By Charity L. Scott
Lululemon Athletica Inc. built its brand by convincing women to wear its pricey yoga pants even when they weren't headed to the gym. These days, the company says its most promising customers are men.
On Wednesday, Lululemon Chief Executive Calvin McDonald said total revenue for men's apparel grew 38% in the third quarter, citing strong sales of outerwear, pants and underwear. He reiterated the company's goal of doubling the men's business by the end of 2023.
Company executives have told investors that 21% of Lululemon's $3.3 billion in sales last year came from men's products.
As they seek to expand that business, they are hoping to persuade male shoppers that its pants are worth a price tag approaching $200 for the costliest pair.
Lululemon is betting on men like Joseph Frilot. The 28-year-old middle-school teacher says he had been looking for slacks that "looked like dress pants but felt like sweatpants" when he found them at the multibillion-dollar brand. He bought a pair.
"They do have a hefty price for a pair of pants," said Mr. Frilot, who paid $128 for them. "I do want to get one more pair, but the pants are probably all I would buy from them."
Founded in 1998, the Vancouver, Canada-based retailer's emergence was fueled by an ardent following of yoga enthusiasts. The company patented "Luon," a material that gives its yoga pants a soft feel, and expanded into other products from sports bras to work pants and outerwear.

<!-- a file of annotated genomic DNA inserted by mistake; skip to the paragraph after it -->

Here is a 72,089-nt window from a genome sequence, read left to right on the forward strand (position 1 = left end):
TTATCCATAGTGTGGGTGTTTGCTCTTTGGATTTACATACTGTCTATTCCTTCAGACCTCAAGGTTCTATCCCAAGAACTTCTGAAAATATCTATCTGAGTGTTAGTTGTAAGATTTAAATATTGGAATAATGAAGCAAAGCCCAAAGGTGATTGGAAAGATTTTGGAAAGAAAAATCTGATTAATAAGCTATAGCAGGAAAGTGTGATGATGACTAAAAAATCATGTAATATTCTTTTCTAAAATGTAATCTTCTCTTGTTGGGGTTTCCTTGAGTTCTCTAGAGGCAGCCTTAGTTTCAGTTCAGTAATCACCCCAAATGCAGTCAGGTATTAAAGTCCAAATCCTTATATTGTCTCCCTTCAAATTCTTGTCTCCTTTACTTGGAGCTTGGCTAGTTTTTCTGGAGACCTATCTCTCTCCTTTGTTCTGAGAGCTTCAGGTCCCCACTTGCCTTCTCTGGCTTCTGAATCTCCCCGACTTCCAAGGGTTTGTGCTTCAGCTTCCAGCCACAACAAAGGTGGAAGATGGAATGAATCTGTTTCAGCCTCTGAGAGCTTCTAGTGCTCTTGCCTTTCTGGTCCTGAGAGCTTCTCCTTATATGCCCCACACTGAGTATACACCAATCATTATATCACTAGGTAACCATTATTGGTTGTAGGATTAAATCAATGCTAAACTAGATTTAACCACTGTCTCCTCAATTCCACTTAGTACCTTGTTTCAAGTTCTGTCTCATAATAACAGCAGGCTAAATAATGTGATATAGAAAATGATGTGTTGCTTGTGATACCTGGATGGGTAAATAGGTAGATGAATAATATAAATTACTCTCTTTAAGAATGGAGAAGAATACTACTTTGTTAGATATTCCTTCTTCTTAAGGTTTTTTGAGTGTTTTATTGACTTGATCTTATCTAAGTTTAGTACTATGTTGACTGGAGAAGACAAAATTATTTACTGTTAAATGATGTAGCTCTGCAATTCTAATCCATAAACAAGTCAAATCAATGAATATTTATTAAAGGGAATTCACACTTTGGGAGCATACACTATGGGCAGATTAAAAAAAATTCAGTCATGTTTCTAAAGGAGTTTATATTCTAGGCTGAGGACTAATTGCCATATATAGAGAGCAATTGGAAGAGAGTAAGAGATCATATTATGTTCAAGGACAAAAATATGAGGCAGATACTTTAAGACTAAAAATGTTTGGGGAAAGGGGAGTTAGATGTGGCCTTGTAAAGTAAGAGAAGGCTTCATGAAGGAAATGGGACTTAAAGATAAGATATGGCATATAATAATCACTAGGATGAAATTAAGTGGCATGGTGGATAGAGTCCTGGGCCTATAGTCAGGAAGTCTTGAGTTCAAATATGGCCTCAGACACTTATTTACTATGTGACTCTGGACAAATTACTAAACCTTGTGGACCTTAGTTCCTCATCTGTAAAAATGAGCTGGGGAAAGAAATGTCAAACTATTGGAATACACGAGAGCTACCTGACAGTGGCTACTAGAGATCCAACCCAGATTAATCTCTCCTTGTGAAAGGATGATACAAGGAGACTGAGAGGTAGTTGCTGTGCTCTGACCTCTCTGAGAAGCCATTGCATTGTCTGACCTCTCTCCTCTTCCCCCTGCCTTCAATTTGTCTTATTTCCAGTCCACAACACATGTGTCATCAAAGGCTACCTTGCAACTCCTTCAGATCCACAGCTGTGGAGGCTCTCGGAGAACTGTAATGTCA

Competitors have since flooded the market with cheaper alternatives seeking to capitalize on the "athleisure" trend, raising pressure on the company to lower prices or expand distribution beyond its own stores and website.
Mr. McDonald, 46, said in an interview with The Wall Street Journal in April that he feels no need to discount and that the company is still in the early stages of growth. The executive said he wants to increase awareness of the brand, which he says still isn't well-known to many customers, and open additional locations in North America and international markets like Europe and China.
Lululemon said Wednesday that overall revenue in the third quarter jumped 23% to $916 million. The company raised its outlook slightly for the fourth quarter to $1.33 billion from $1.32 billion for net revenue.
Shares of the company, which have doubled over the past year, fell more than 4% in after-hours trading Wednesday.
Part of the company's strategy is moving beyond athleisure and into other categories like personal-care products.
Nick Kamenjarin, a 32-year-old attorney, said he has amassed a collection of Lululemon polo shirts, joggers, shorts and tank tops over the past several years. He says he touts the brand to other people and even makes product recommendations.
Mr. Kamenjarin said the first time he went into a Lululemon store, it seemed more focused on women's clothes but he didn't let that deter him.
"The items looked good and they don't have a prominent logo, so most people wouldn't be that familiar with the brand anyways," he said.
Mr. Kamenjarin's wife, Veronica, said she likes that they can shop together at Lululemon: "It's good bonding time."